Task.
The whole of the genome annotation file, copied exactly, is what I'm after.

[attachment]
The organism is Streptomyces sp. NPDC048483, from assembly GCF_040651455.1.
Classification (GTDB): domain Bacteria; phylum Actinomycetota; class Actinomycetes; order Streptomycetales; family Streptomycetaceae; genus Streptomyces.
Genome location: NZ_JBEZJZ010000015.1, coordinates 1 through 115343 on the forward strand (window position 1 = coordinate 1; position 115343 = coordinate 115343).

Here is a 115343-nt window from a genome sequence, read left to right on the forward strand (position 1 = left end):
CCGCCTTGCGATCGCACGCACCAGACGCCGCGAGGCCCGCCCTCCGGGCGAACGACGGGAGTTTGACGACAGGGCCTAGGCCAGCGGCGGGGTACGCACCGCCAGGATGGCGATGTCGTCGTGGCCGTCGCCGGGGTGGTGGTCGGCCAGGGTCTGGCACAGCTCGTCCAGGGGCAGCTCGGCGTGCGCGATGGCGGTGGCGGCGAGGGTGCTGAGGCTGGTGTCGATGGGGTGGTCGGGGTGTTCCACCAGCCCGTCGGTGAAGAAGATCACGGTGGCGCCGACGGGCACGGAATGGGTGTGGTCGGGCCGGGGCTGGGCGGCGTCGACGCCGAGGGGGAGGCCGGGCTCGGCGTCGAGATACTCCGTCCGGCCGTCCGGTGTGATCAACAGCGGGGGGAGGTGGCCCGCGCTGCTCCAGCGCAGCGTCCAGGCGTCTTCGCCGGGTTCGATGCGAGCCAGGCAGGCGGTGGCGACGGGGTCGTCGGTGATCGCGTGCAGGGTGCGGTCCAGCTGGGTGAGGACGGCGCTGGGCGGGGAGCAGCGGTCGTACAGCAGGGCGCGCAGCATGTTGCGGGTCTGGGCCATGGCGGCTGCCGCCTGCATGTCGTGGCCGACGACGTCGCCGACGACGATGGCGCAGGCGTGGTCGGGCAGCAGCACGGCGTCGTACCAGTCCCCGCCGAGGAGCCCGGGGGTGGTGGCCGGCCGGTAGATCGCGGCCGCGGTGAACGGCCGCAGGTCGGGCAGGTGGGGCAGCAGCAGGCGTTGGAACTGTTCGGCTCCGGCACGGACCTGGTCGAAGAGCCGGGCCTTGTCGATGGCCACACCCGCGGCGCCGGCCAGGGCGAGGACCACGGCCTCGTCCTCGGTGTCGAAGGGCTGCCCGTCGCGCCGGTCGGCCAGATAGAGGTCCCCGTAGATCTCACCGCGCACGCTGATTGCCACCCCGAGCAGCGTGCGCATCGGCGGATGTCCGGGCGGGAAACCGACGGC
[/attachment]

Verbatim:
The organism is Streptomyces sp. NPDC048483, from assembly GCF_040651455.1.
Classification (GTDB): domain Bacteria; phylum Actinomycetota; class Actinomycetes; order Streptomycetales; family Streptomycetaceae; genus Streptomyces.
Genome location: NZ_JBEZJZ010000015.1, coordinates 1 through 115343 on the forward strand (window position 1 = coordinate 1; position 115343 = coordinate 115343).

Here is a 115343-nt window from a genome sequence, read left to right on the forward strand (position 1 = left end):
CCGCCTTGCGATCGCACGCACCAGACGCCGCGAGGCCCGCCCTCCGGGCGAACGACGGGAGTTTGACGACAGGGCCTAGGCCAGCGGCGGGGTACGCACCGCCAGGATGGCGATGTCGTCGTGGCCGTCGCCGGGGTGGTGGTCGGCCAGGGTCTGGCACAGCTCGTCCAGGGGCAGCTCGGCGTGCGCGATGGCGGTGGCGGCGAGGGTGCTGAGGCTGGTGTCGATGGGGTGGTCGGGGTGTTCCACCAGCCCGTCGGTGAAGAAGATCACGGTGGCGCCGACGGGCACGGAATGGGTGTGGTCGGGCCGGGGCTGGGCGGCGTCGACGCCGAGGGGGAGGCCGGGCTCGGCGTCGAGATACTCCGTCCGGCCGTCCGGTGTGATCAACAGCGGGGGGAGGTGGCCCGCGCTGCTCCAGCGCAGCGTCCAGGCGTCTTCGCCGGGTTCGATGCGAGCCAGGCAGGCGGTGGCGACGGGGTCGTCGGTGATCGCGTGCAGGGTGCGGTCCAGCTGGGTGAGGACGGCGCTGGGCGGGGAGCAGCGGTCGTACAGCAGGGCGCGCAGCATGTTGCGGGTCTGGGCCATGGCGGCTGCCGCCTGCATGTCGTGGCCGACGACGTCGCCGACGACGATGGCGCAGGCGTGGTCGGGCAGCAGCACGGCGTCGTACCAGTCCCCGCCGAGGAGCCCGGGGGTGGTGGCCGGCCGGTAGATCGCGGCCGCGGTGAACGGCCGCAGGTCGGGCAGGTGGGGCAGCAGCAGGCGTTGGAACTGTTCGGCTCCGGCACGGACCTGGTCGAAGAGCCGGGCCTTGTCGATGGCCACACCCGCGGCGCCGGCCAGGGCGAGGACCACGGCCTCGTCCTCGGTGTCGAAGGGCTGCCCGTCGCGCCGGTCGGCCAGATAGAGGTCCCCGTAGATCTCACCGCGCACGCTGATTGCCACCCCGAGCAGCGTGCGCATCGGCGGATGTCCGGGCGGGAAACCGACGGC